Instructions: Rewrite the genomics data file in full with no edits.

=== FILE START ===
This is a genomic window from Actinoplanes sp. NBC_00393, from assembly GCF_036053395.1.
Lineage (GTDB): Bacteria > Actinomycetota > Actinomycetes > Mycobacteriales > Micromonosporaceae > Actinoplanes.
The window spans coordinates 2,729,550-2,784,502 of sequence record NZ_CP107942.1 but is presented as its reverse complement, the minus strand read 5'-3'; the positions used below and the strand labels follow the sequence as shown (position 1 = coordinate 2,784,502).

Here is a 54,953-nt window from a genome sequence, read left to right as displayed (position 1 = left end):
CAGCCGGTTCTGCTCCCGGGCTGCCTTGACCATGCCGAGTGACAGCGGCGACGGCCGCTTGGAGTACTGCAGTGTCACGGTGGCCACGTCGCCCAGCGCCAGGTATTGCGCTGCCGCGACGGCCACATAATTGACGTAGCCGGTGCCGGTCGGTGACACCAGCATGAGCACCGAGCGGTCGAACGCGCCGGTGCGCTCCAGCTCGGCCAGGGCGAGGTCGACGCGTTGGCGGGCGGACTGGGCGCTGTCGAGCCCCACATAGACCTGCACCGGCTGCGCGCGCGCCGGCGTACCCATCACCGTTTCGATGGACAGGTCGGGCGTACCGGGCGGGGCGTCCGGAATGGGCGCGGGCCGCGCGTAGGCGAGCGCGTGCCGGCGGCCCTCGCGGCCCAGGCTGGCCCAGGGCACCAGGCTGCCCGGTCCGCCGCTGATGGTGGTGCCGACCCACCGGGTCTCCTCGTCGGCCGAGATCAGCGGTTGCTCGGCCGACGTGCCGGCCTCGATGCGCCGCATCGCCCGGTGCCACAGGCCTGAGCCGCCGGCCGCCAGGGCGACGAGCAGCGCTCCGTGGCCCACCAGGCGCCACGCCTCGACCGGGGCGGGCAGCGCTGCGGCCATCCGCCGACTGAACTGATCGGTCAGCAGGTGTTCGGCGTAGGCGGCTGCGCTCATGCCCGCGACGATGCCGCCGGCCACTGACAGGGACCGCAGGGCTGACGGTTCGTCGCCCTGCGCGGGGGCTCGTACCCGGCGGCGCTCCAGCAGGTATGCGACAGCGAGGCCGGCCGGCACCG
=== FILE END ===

This is a genomic window from Actinoplanes sp. NBC_00393, from assembly GCF_036053395.1.
Lineage (GTDB): Bacteria > Actinomycetota > Actinomycetes > Mycobacteriales > Micromonosporaceae > Actinoplanes.
The window spans coordinates 2,729,550-2,784,502 of sequence record NZ_CP107942.1 but is presented as its reverse complement, the minus strand read 5'-3'; the positions used below and the strand labels follow the sequence as shown (position 1 = coordinate 2,784,502).

Here is a 54,953-nt window from a genome sequence, read left to right as displayed (position 1 = left end):
CAGCCGGTTCTGCTCCCGGGCTGCCTTGACCATGCCGAGTGACAGCGGCGACGGCCGCTTGGAGTACTGCAGTGTCACGGTGGCCACGTCGCCCAGCGCCAGGTATTGCGCTGCCGCGACGGCCACATAATTGACGTAGCCGGTGCCGGTCGGTGACACCAGCATGAGCACCGAGCGGTCGAACGCGCCGGTGCGCTCCAGCTCGGCCAGGGCGAGGTCGACGCGTTGGCGGGCGGACTGGGCGCTGTCGAGCCCCACATAGACCTGCACCGGCTGCGCGCGCGCCGGCGTACCCATCACCGTTTCGATGGACAGGTCGGGCGTACCGGGCGGGGCGTCCGGAATGGGCGCGGGCCGCGCGTAGGCGAGCGCGTGCCGGCGGCCCTCGCGGCCCAGGCTGGCCCAGGGCACCAGGCTGCCCGGTCCGCCGCTGATGGTGGTGCCGACCCACCGGGTCTCCTCGTCGGCCGAGATCAGCGGTTGCTCGGCCGACGTGCCGGCCTCGATGCGCCGCATCGCCCGGTGCCACAGGCCTGAGCCGCCGGCCGCCAGGGCGACGAGCAGCGCTCCGTGGCCCACCAGGCGCCACGCCTCGACCGGGGCGGGCAGCGCTGCGGCCATCCGCCGACTGAACTGATCGGTCAGCAGGTGTTCGGCGTAGGCGGCTGCGCTCATGCCCGCGACGATGCCGCCGGCCACTGACAGGGACCGCAGGGCTGACGGTTCGTCGCCCTGCGCGGGGGCTCGTACCCGGCGGCGCTCCAGCAGGTATGCGACAGCGAGGCCGGCCGGCACCG